Grade 4/5 Forest Class: Where our Learning Grows Through our Relationships with Nature
Updated: May 21
We are Clint Maltais and Alex Chan and we are teaching partners at Peter Greer Elementary School. We are both deeply dedicated to nature based learning and our grade four/five learning community is called The Forest Class.
The Okanagan-Syilx peoples use the term nʕawqnwixʷ to describe "the idea that everyone in the community has different viewpoints, ideas, concerns, knowledge, and passions...[nʕawqnwixʷ] highlights the power of group thinking as opposed to the idea that only one person is smart or strong enough to solve the problem." ~ Cohen & Chambers
We draw on the nʕawqnwixʷ process, and as a community we:
Rethink our relationship with nature - how we work with the land rather than on the land
Support each other to think critically about food security, resource extraction, and green technologies
Develop our personal and social competencies around the seasonal nature of life
Share our passion for land-based learning with educators across the district
Learn from Indigenous worldview and perspectives
Harness our community and family connections in a post-COVID age
What Stories of our Learning Live in the Language of a Snowball?
The story we share here offers more insight into how learning in nature has taught us to be more flexible than we thought was possible and to hold our ideas loosely in favour of honouring the perspectives of others.
We draw on a piece of student documentation of a collaborative snowball roll to frame our story.
Our snowball roll documentation from January 29th 2021
The snow that day had appeared on its own accord, and offered us an abundance of possibilities to learn, explore, collaborate, tinker and try.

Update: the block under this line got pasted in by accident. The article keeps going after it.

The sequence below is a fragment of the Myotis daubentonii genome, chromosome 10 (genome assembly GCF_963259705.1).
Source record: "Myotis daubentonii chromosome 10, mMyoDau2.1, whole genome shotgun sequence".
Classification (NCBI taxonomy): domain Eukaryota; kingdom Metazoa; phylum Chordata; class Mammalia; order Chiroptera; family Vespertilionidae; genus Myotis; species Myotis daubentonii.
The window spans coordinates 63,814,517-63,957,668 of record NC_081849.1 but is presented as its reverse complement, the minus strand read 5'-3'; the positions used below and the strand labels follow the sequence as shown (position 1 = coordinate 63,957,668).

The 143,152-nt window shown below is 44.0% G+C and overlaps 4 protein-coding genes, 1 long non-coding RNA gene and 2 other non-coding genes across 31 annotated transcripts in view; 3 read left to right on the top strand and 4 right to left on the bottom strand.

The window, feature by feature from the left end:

Moving the snow, shaping it, took time and effort because as easily as the snow formed together, it came apart.
Watching the students roll the snowball up the hill with great muster and enthusiasm, we found a language to share some reflections on our own learning journey over the past few years.
We name our teaching stance as one that is held up by responsivity, reciprocity, and resiliency.
Click here to see more of our student documentation and for our reflection in relationship to our snowball experience.
We have watched the video of the snowball many times and this trace of student documentation continues to provoke our thinking about who we are as educators and what we hope for our students.
It stands as a reminder that the process of inquiry that we engage with daily involves the efforts of all of us - together we form, reform, pack, witness crumbling, reimagine and celebrate.
"The snowball experience reminds me of just having fun as a class and all of the teamwork and effort and how it is still fun even when it gets destroyed. It took a lot of teamwork. We knew that it would break, but we were not expecting it to be so fun when it did." ~Zion, grade 5 student in the forest class
We interpret this moment of letting go, running alongside, and seeing what happens as an act of trust, courage, and tenacity. As educators and learners alongside our students, we try to embrace all of the snowball moments we encounter as we follow our students' curiosities, try together, make mistakes, and continue to explore and learn with and from each other.
We remember how we experienced the amazement and a dazzling sense of defeat alongside our students as the humongous snowball tumbled down the hill leaving us with our reflections and opportunities to build something new or try again.
Sometimes, it is during these unexpected snowball moments that we learn the most about our students and about ourselves.
With gratitude for the land, mountains, waterways, and climate that offer us the materials and relationships for our learning,
by Alex Chan and Clint Maltais